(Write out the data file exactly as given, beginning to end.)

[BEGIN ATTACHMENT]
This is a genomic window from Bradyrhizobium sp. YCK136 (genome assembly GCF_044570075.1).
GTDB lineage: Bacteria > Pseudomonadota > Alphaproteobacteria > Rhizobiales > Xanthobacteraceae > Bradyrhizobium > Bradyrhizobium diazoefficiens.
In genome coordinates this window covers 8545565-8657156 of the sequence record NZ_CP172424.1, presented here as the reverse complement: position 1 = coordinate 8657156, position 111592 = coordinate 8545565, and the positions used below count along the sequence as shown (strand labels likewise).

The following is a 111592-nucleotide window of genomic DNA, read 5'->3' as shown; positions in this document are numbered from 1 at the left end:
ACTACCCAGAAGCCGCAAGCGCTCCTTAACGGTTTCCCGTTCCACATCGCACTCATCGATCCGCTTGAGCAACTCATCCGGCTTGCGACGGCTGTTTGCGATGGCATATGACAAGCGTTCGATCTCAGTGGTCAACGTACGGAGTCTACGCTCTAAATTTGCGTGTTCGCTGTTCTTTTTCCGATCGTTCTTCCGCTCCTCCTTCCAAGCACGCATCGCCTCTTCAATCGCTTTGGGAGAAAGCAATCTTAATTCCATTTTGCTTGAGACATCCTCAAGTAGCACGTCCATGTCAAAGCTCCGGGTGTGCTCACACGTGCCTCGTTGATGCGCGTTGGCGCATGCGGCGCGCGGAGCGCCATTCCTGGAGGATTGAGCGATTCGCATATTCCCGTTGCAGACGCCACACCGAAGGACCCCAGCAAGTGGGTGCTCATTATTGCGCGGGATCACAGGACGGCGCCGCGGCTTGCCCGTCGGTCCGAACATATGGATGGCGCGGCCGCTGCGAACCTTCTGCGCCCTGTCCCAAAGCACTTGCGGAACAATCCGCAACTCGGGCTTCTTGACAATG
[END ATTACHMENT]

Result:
This is a genomic window from Bradyrhizobium sp. YCK136 (genome assembly GCF_044570075.1).
GTDB lineage: Bacteria > Pseudomonadota > Alphaproteobacteria > Rhizobiales > Xanthobacteraceae > Bradyrhizobium > Bradyrhizobium diazoefficiens.
In genome coordinates this window covers 8545565-8657156 of the sequence record NZ_CP172424.1, presented here as the reverse complement: position 1 = coordinate 8657156, position 111592 = coordinate 8545565, and the positions used below count along the sequence as shown (strand labels likewise).

The following is a 111592-nucleotide window of genomic DNA, read 5'->3' as shown; positions in this document are numbered from 1 at the left end:
ACTACCCAGAAGCCGCAAGCGCTCCTTAACGGTTTCCCGTTCCACATCGCACTCATCGATCCGCTTGAGCAACTCATCCGGCTTGCGACGGCTGTTTGCGATGGCATATGACAAGCGTTCGATCTCAGTGGTCAACGTACGGAGTCTACGCTCTAAATTTGCGTGTTCGCTGTTCTTTTTCCGATCGTTCTTCCGCTCCTCCTTCCAAGCACGCATCGCCTCTTCAATCGCTTTGGGAGAAAGCAATCTTAATTCCATTTTGCTTGAGACATCCTCAAGTAGCACGTCCATGTCAAAGCTCCGGGTGTGCTCACACGTGCCTCGTTGATGCGCGTTGGCGCATGCGGCGCGCGGAGCGCCATTCCTGGAGGATTGAGCGATTCGCATATTCCCGTTGCAGACGCCACACCGAAGGACCCCAGCAAGTGGGTGCTCATTATTGCGCGGGATCACAGGACGGCGCCGCGGCTTGCCCGTCGGTCCGAACATATGGATGGCGCGGCCGCTGCGAACCTTCTGCGCCCTGTCCCAAAGCACTTGCGGAACAATCCGCAACTCGGGCTTCTTGACAATG